A couple of Google engineers shocked the world last week by announcing that after working on the RE<C (Renewable Energy Cheaper Than Coal) Initiative for four years, they had concluded that renewable energy is never going to solve our carbon emissions problem.
In a widely read article in IEEE Spectrum, the prestigious journal published by the Institute of Electrical and Electronics Engineers, Ross Koningstein and David Fork announced that after working at improving renewables on the Google project, they had decided that it wasn’t worth pursuing. Google actually closed down RE<C in 2011, but the authors are just getting around to explaining why.
At the start of RE<C, we had shared the attitude of many stalwart environmentalists: We felt that with steady improvements to today’s renewable energy technologies, our society could stave off catastrophic climate change. We now know that to be a false hope.
Google’s abandonment of renewable energy raises the immediate question: What about the effort to reduce carbon emissions from vehicles? And here the news is much better.
Although everyone concentrates on coal and power plants, they regularly forget that half our carbon emissions come from vehicles. It’s typical that Google’s RE<C effort didn’t address what to do about our cars. It’s too complicated to try to control the emissions from 200 million point sources.
But what’s never discussed is the fuel that goes into these vehicles. It’s well known that ethanol and methanol cut carbon emissions compared with gasoline. That’s a good chunk of the battle right there. But it doesn’t even take into account the possibility of making both fuels from non-fossil-fuel resources, so that both would be all pluses on our carbon budget.
Ethanol, as currently produced in this country, is synthesized entirely from corn, so there is no fossil-fuel element involved. Ethanol currently takes up 10 percent of all the gasoline sold is this country, but it is currently marketed at 85 percent ethanol in the Midwest, with only a 15 percent element to guarantee starting on cold days.
Methanol is generally synthesized from natural gas, so there is still a fossil-fuel element there, but there is always the possibility of making methanol from non-fossil sources. Municipal waste could easily be converted directly to methanol.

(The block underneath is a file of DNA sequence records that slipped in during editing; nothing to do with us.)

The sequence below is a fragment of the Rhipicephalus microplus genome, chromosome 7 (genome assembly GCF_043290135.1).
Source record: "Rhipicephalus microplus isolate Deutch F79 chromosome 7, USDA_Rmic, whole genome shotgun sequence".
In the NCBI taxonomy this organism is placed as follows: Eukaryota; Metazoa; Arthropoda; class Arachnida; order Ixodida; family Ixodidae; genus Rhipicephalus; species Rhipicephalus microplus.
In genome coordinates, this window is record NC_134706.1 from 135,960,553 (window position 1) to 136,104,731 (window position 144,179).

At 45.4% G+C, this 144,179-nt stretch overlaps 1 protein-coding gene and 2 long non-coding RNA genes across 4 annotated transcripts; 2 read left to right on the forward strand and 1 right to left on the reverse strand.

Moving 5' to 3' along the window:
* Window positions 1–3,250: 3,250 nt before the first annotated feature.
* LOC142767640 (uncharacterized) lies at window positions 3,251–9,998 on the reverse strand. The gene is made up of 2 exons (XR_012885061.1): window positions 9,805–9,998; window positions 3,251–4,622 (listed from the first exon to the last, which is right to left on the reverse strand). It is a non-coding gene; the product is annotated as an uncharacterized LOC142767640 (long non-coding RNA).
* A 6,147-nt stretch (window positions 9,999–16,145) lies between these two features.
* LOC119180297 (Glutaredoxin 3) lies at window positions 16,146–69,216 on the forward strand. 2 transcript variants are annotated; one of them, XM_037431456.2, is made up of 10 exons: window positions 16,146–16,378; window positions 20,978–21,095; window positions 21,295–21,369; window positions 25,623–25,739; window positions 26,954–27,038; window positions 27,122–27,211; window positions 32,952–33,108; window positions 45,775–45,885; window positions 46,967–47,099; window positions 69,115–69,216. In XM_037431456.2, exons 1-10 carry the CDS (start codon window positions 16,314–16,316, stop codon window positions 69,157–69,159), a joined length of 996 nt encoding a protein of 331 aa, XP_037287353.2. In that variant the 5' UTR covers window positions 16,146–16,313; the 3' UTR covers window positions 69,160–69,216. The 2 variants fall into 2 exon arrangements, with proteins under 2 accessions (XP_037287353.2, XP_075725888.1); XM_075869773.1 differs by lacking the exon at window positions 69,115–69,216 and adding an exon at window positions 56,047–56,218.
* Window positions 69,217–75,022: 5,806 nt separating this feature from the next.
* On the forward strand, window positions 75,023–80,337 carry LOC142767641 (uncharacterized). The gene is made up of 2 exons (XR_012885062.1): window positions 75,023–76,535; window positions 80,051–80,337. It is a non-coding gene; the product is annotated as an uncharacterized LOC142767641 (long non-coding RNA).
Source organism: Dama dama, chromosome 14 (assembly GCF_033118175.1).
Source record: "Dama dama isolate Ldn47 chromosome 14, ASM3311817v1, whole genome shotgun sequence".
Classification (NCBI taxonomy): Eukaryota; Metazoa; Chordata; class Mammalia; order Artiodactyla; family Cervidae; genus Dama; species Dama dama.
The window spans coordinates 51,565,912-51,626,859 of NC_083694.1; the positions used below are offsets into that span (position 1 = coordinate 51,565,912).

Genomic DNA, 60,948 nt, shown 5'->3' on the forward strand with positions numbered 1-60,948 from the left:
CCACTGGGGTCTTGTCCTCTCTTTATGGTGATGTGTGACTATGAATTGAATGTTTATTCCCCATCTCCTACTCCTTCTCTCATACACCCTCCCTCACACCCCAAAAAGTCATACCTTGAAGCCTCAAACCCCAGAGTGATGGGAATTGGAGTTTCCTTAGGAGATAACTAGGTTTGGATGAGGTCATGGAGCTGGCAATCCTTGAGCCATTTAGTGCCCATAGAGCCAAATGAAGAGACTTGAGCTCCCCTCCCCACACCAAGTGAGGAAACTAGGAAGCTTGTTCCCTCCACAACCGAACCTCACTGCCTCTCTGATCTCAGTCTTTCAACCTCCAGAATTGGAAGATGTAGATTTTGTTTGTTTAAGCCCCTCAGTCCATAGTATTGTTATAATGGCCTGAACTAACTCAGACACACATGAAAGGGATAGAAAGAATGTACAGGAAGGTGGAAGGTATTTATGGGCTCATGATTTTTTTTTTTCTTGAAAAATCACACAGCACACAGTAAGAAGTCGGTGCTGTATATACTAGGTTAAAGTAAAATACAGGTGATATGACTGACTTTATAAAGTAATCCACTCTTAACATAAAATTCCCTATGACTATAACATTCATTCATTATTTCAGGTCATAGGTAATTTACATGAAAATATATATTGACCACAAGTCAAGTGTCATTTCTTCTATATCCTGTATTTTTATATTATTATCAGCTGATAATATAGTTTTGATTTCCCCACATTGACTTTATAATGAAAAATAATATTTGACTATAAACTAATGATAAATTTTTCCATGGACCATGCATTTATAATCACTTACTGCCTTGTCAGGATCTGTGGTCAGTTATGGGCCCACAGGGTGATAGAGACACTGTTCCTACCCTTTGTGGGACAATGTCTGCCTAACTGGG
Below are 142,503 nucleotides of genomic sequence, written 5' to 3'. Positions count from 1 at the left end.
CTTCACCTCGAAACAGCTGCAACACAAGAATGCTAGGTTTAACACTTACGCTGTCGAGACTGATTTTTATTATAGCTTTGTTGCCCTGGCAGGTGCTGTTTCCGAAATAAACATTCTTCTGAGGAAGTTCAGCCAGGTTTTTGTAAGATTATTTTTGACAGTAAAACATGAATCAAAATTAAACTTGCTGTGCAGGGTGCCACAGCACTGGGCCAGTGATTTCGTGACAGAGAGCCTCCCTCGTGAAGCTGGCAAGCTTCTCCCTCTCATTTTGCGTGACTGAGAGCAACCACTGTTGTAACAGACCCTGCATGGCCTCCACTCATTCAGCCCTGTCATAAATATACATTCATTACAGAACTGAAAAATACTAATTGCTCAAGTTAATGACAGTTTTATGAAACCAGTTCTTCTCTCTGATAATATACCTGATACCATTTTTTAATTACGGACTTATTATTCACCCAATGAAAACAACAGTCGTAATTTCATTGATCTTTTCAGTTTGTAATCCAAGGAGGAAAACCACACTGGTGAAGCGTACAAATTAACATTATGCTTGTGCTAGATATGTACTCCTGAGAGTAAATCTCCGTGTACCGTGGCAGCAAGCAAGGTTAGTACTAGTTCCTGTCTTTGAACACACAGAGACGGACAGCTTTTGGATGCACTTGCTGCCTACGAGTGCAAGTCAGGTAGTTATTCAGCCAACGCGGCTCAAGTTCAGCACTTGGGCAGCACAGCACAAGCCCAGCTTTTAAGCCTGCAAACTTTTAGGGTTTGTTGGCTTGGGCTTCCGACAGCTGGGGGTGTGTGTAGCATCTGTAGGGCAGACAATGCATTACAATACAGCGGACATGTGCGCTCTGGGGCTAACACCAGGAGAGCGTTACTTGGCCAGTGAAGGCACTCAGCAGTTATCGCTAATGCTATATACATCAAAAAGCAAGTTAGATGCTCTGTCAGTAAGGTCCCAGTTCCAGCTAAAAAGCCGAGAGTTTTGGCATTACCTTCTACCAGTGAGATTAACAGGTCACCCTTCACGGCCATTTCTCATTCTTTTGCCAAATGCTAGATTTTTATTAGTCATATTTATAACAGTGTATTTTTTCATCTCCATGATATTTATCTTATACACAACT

And of course there is always the possibility of synthesizing ethanol and methanol using renewable energy. People always talk about storing wind or solar energy as hydrogen, but methanol would be easier to store than hydrogen since it is a liquid to begin with and not subject to leakage and escape. Methanol can be easily stored in our current infrastructure.
The Chinese are currently building six methanol plants in Texas and Louisiana to take advantage of all the natural gas being produced there. All this methanol is slated to be shipped by tankers back to China, where it will be used to boost China’s own methanol industry — and to run some of the 1 million methanol cars the Chinese have on the road.
Yes, the Chinese are far ahead of us when it comes to using methanol a substitute for oil. But there’s a scenario that will introduce methanol in the American auto industry. With all this methanol on hand in Texas and Louisiana, someone will install a pump on one of the premises for dispensing methanol. Cars at the site will use it. Then someone will say, “Hey, why don’t I use this in my car at home? It’s cheaper.” Before you know it, there will be a contingency to have the EPA decide that methanol can be used in automobile engines the same as ethanol is currently used. And in the end, we will have large quantities of methanol substituting for foreign oil.
Is it a dream? No more unrealistic than the dreams that kept the Google scientists occupied for four years.
It seems like a kind of Hollywood fantasy — autonomous little roadsters scooting in and out of traffic, breathlessly avoiding collisions and getting to their destination before anyone else.
Then again, it seems like the inevitable. If computers can perform medical diagnoses, accomplish instant translations for tourists and power Martian rovers, what’s so complicated about driving a car?
The self-driving car has gotten a lot of publicity lately. Google has a demonstration project and there have been the usual speculations about how long before self-drivers become a common sight. Four states have passed legislation allowing their operation and this month self-driving cars received the ultimate accolade of any new technology by being opposed by the Ralph Nader’s Consumer Watchdog, thereby joining fracking, nuclear power, GMO foods and other technological advances as being opposed by the Naderites.
Yet in truth, the idea of self-driving vehicles has been around for a long, long time. Experiments go back as far back as the 1920s. Engineers tried burying electric cables beneath the road to send signals that would keep cars on track. With the development of computers, however, research switched to autonomous vehicles with a dozen auto manufacturers and universities doing serious work.
In 1995, Carnegie Mellon University built an autonomous vehicle that traveled 3,100 miles cross-country for the “No Hands Across America” tour, with only minimal human intervention. In 2005, a Google vehicle equipped with 3D cameras, radar and a software package called Google Chauffeur won a $2 million prize in a Grand Challenge sponsored by the U.S. Department of Defense. In 2010, four self-driving vehicles designed at the University of Parma, Italy duplicated Marco Polo’s expedition by driving from Italy to China with only occasional intervention by their human drivers. Google’s fleet of a dozen self-driving cars has now logged 700,000 miles on public highways without experiencing any trouble. The only accident occurred when one of them was read-ended by another vehicle at a traffic light.